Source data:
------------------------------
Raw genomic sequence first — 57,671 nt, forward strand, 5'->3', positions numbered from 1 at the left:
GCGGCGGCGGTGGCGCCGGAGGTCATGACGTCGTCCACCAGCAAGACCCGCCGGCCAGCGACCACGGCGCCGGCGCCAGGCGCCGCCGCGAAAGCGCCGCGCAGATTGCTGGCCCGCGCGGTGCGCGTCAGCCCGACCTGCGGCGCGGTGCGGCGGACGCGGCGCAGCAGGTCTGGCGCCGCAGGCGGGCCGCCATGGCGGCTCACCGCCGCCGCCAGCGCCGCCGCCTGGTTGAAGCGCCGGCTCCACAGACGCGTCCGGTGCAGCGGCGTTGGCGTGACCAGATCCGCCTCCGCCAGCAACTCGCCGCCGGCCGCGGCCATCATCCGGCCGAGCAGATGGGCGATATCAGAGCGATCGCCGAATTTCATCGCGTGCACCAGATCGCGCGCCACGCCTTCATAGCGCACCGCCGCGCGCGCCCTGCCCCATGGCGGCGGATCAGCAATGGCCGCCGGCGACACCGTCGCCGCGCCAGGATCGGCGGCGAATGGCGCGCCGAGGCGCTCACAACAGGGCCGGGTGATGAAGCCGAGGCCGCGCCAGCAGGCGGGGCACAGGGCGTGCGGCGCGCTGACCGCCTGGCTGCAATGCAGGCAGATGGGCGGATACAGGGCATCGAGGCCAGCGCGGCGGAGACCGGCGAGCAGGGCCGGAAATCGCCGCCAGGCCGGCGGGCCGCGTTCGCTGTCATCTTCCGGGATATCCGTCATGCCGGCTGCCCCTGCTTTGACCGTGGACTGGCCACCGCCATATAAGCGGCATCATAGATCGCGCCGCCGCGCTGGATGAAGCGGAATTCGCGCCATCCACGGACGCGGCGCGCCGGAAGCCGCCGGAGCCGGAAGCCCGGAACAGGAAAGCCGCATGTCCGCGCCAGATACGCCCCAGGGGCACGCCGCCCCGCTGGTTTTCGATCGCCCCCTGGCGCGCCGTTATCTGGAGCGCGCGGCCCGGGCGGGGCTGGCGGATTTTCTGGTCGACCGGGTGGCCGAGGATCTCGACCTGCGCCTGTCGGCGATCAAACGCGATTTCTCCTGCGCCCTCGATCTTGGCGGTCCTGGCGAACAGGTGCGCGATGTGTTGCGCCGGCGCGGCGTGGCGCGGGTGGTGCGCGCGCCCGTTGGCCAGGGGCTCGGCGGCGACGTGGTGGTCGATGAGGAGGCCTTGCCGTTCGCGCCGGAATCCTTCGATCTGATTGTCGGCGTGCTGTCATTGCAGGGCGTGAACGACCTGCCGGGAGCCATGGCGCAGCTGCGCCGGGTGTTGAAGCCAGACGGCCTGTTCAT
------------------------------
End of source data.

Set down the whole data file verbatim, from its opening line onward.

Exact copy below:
Raw genomic sequence first — 57,671 nt, forward strand, 5'->3', positions numbered from 1 at the left:
GCGGCGGCGGTGGCGCCGGAGGTCATGACGTCGTCCACCAGCAAGACCCGCCGGCCAGCGACCACGGCGCCGGCGCCAGGCGCCGCCGCGAAAGCGCCGCGCAGATTGCTGGCCCGCGCGGTGCGCGTCAGCCCGACCTGCGGCGCGGTGCGGCGGACGCGGCGCAGCAGGTCTGGCGCCGCAGGCGGGCCGCCATGGCGGCTCACCGCCGCCGCCAGCGCCGCCGCCTGGTTGAAGCGCCGGCTCCACAGACGCGTCCGGTGCAGCGGCGTTGGCGTGACCAGATCCGCCTCCGCCAGCAACTCGCCGCCGGCCGCGGCCATCATCCGGCCGAGCAGATGGGCGATATCAGAGCGATCGCCGAATTTCATCGCGTGCACCAGATCGCGCGCCACGCCTTCATAGCGCACCGCCGCGCGCGCCCTGCCCCATGGCGGCGGATCAGCAATGGCCGCCGGCGACACCGTCGCCGCGCCAGGATCGGCGGCGAATGGCGCGCCGAGGCGCTCACAACAGGGCCGGGTGATGAAGCCGAGGCCGCGCCAGCAGGCGGGGCACAGGGCGTGCGGCGCGCTGACCGCCTGGCTGCAATGCAGGCAGATGGGCGGATACAGGGCATCGAGGCCAGCGCGGCGGAGACCGGCGAGCAGGGCCGGAAATCGCCGCCAGGCCGGCGGGCCGCGTTCGCTGTCATCTTCCGGGATATCCGTCATGCCGGCTGCCCCTGCTTTGACCGTGGACTGGCCACCGCCATATAAGCGGCATCATAGATCGCGCCGCCGCGCTGGATGAAGCGGAATTCGCGCCATCCACGGACGCGGCGCGCCGGAAGCCGCCGGAGCCGGAAGCCCGGAACAGGAAAGCCGCATGTCCGCGCCAGATACGCCCCAGGGGCACGCCGCCCCGCTGGTTTTCGATCGCCCCCTGGCGCGCCGTTATCTGGAGCGCGCGGCCCGGGCGGGGCTGGCGGATTTTCTGGTCGACCGGGTGGCCGAGGATCTCGACCTGCGCCTGTCGGCGATCAAACGCGATTTCTCCTGCGCCCTCGATCTTGGCGGTCCTGGCGAACAGGTGCGCGATGTGTTGCGCCGGCGCGGCGTGGCGCGGGTGGTGCGCGCGCCCGTTGGCCAGGGGCTCGGCGGCGACGTGGTGGTCGATGAGGAGGCCTTGCCGTTCGCGCCGGAATCCTTCGATCTGATTGTCGGCGTGCTGTCATTGCAGGGCGTGAACGACCTGCCGGGAGCCATGGCGCAGCTGCGCCGGGTGTTGAAGCCAGACGGCCTGTTCAT